U.S. presidential hopefuls crisscross Iowa ahead of 1st 2016 vote

MANCHESTER, Iowa -- Republican and Democratic presidential hopefuls crisscrossed the Midwestern state of Iowa in a frenzied weekend prelude before voters have their first say in the 2016 presidential race which has taken an unexpected turn with the emergence of outsider candidates who have challenged the establishment in both parties.

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Iowa offers only a small contingent of the delegates who will determine the nominees at each party's national convention in July. But Monday's caucuses will provide a test of whether the large enthusiastic crowds turning out at rallies for real estate mogul Donald Trump and Vermont Sen. Bernie Sanders will turn into actual votes. The caucuses should also help winnow out the crowded Republican field and provide momentum heading into the Feb. 9 New Hampshire primary.

In the last major preference poll before the caucuses, Trump had the support of 28 per cent of likely caucus-goers, with Texas Sen. Ted Cruz at 23 per cent and Florida Sen. Marco Rubio at 15 per cent. The Iowa Poll, published by The Des Moines Register and Bloomberg, also found Hillary Clinton with 45 per cent support to Sanders' 42 per cent. The poll of 602 likely Republican caucus-goers and 602 likely Democratic caucus-goers was taken Tuesday to Friday and has a margin of error of plus or minus 4 percentage points.

Trump, the showman of the Republican race, made a dramatic entrance Saturday to a Dubuque rally as his jet flew low over a hangar half-filled by the waiting crowd and music played from the movie "Air Force One." There was more drama inside, as a small group of protesters interrupted him and Trump joined the crowd in chanting "USA" to drown out the discord.

Cruz directed much of his fire at Rubio, sharply challenging his rival's conservative credentials on the airwaves. One ad said darkly of Rubio: "Tax hikes. Amnesty. The Republican Obama."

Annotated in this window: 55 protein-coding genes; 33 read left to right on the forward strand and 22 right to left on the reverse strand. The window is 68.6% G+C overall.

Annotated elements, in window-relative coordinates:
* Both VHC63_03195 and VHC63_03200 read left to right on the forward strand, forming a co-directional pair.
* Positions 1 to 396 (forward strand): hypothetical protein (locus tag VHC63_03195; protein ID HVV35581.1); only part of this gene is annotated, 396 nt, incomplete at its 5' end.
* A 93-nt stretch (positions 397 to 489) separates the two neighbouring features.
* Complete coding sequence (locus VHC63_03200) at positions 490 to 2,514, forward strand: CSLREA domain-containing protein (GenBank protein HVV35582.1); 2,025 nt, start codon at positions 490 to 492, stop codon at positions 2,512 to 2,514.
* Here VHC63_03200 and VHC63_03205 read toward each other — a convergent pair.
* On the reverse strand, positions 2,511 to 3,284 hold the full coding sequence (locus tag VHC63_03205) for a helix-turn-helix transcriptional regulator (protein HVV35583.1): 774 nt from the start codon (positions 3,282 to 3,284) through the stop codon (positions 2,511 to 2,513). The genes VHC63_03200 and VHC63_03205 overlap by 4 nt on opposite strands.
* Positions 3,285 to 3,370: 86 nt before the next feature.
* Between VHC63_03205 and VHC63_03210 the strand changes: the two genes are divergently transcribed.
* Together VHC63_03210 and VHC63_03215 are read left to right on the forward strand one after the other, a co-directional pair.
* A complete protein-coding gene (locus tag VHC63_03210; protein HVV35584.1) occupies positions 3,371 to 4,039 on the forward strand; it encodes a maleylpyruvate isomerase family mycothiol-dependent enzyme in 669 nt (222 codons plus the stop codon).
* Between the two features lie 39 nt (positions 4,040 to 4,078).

"The desperation kicks in," Rubio said in response to Cruz. "From my experience, when people start attacking you it's because you're doing something right."

Seeking to lower expectations, Rubio senior strategist Todd Harris said the goal in Iowa is to "finish a strong third."

Rubio is hoping to emerge as the favourite within the establishment wing of the party heading into New Hampshire, where he is trying to fend off challenges from former Florida Gov. Jeb Bush, New Jersey Gov. Chris Christie and Ohio Gov. John Kasich.

With the Democratic contest a likely tossup, Sanders told a Manchester rally that the outcome depended on how many Iowans invest the time and energy to make it to caucus sites. The caucuses are held at schools, churches and even private homes.

"It's virtually tied," Sanders said. "We will win the caucus on Monday night if there is a large voter turnout. We will lose the caucus on Monday night if there is a low voter turnout."

The Vermont senator and self-described democratic socialist said "the eyes of America, in fact much of the world" would be on Iowa, and the state could be a model for the future of American democracy.

Clinton has worked assiduously to avoid a repeat of 2008, when then-Illinois Sen. Barack Obama scored a surprise win in Iowa. She finished third in the caucuses and her days as the prohibitive favourite for the nomination faded.

She faced the prospect of escalating political heat from revelations Friday that the private email server she used when she was Obama's first secretary of state contained top-secret messages that should have remained within proper, secured channels.

That heat was coming from Republicans; Sanders earlier declared the email flap a nonissue in his mind. but it has still raised questions among voters about Clinton's honesty and integrity. But Sanders has raised the issue of the large speaking fees and campaign donations that Clinton has received from leading financial firms and other corporations.

Clinton emphasized the issue of gun regulations at a rally at Iowa State University in Ames, where she was joined by former Rep, Gabby Giffords, who was severely wounded in a mass shooting in Tucson, Arizona, and her husband, former astronaut Mark Kelly. The former secretary of state drew an implicit contrast between her push for stricter laws with Sanders' mixed record on gun control measures.

"How can we continue to ignore the toll that this is taking on our children and our country?" Clinton asked. "When you go to caucus Monday night please think of this."



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